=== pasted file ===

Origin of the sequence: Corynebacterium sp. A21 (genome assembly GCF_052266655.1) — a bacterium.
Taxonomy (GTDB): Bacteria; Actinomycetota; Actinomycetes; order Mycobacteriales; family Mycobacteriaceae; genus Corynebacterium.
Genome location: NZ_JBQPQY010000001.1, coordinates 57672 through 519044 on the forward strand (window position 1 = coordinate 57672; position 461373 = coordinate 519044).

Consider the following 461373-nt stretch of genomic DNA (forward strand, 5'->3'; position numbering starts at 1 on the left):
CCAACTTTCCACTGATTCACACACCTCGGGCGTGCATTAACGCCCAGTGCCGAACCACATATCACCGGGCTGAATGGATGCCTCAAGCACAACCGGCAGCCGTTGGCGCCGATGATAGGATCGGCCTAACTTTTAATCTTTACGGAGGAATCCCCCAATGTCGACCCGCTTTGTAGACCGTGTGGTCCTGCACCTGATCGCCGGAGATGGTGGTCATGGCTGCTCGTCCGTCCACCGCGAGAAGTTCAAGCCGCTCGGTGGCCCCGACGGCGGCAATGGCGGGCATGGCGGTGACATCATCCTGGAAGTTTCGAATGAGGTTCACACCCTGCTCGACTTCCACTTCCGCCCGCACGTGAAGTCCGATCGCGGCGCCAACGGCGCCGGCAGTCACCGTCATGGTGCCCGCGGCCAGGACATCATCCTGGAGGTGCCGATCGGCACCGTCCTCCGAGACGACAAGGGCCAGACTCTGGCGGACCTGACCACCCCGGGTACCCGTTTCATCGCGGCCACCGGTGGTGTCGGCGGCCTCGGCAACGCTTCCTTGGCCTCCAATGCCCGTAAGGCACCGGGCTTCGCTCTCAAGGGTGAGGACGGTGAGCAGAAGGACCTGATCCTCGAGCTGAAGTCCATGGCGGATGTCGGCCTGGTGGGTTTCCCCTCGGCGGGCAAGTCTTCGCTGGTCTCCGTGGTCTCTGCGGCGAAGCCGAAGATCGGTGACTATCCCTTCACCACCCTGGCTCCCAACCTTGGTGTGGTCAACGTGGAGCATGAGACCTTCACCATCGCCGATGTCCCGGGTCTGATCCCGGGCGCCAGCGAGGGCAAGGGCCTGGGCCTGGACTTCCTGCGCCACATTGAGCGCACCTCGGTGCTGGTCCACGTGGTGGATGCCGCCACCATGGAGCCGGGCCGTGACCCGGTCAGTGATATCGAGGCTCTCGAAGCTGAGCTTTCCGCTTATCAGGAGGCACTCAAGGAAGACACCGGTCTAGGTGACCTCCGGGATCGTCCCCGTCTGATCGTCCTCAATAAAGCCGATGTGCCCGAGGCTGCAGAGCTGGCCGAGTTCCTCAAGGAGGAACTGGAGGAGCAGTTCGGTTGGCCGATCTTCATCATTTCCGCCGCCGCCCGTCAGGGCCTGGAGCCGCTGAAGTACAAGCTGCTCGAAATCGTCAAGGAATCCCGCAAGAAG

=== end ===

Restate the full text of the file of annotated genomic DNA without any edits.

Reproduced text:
Origin of the sequence: Corynebacterium sp. A21 (genome assembly GCF_052266655.1) — a bacterium.
Taxonomy (GTDB): Bacteria; Actinomycetota; Actinomycetes; order Mycobacteriales; family Mycobacteriaceae; genus Corynebacterium.
Genome location: NZ_JBQPQY010000001.1, coordinates 57672 through 519044 on the forward strand (window position 1 = coordinate 57672; position 461373 = coordinate 519044).

Consider the following 461373-nt stretch of genomic DNA (forward strand, 5'->3'; position numbering starts at 1 on the left):
CCAACTTTCCACTGATTCACACACCTCGGGCGTGCATTAACGCCCAGTGCCGAACCACATATCACCGGGCTGAATGGATGCCTCAAGCACAACCGGCAGCCGTTGGCGCCGATGATAGGATCGGCCTAACTTTTAATCTTTACGGAGGAATCCCCCAATGTCGACCCGCTTTGTAGACCGTGTGGTCCTGCACCTGATCGCCGGAGATGGTGGTCATGGCTGCTCGTCCGTCCACCGCGAGAAGTTCAAGCCGCTCGGTGGCCCCGACGGCGGCAATGGCGGGCATGGCGGTGACATCATCCTGGAAGTTTCGAATGAGGTTCACACCCTGCTCGACTTCCACTTCCGCCCGCACGTGAAGTCCGATCGCGGCGCCAACGGCGCCGGCAGTCACCGTCATGGTGCCCGCGGCCAGGACATCATCCTGGAGGTGCCGATCGGCACCGTCCTCCGAGACGACAAGGGCCAGACTCTGGCGGACCTGACCACCCCGGGTACCCGTTTCATCGCGGCCACCGGTGGTGTCGGCGGCCTCGGCAACGCTTCCTTGGCCTCCAATGCCCGTAAGGCACCGGGCTTCGCTCTCAAGGGTGAGGACGGTGAGCAGAAGGACCTGATCCTCGAGCTGAAGTCCATGGCGGATGTCGGCCTGGTGGGTTTCCCCTCGGCGGGCAAGTCTTCGCTGGTCTCCGTGGTCTCTGCGGCGAAGCCGAAGATCGGTGACTATCCCTTCACCACCCTGGCTCCCAACCTTGGTGTGGTCAACGTGGAGCATGAGACCTTCACCATCGCCGATGTCCCGGGTCTGATCCCGGGCGCCAGCGAGGGCAAGGGCCTGGGCCTGGACTTCCTGCGCCACATTGAGCGCACCTCGGTGCTGGTCCACGTGGTGGATGCCGCCACCATGGAGCCGGGCCGTGACCCGGTCAGTGATATCGAGGCTCTCGAAGCTGAGCTTTCCGCTTATCAGGAGGCACTCAAGGAAGACACCGGTCTAGGTGACCTCCGGGATCGTCCCCGTCTGATCGTCCTCAATAAAGCCGATGTGCCCGAGGCTGCAGAGCTGGCCGAGTTCCTCAAGGAGGAACTGGAGGAGCAGTTCGGTTGGCCGATCTTCATCATTTCCGCCGCCGCCCGTCAGGGCCTGGAGCCGCTGAAGTACAAGCTGCTCGAAATCGTCAAGGAATCCCGCAAGAAG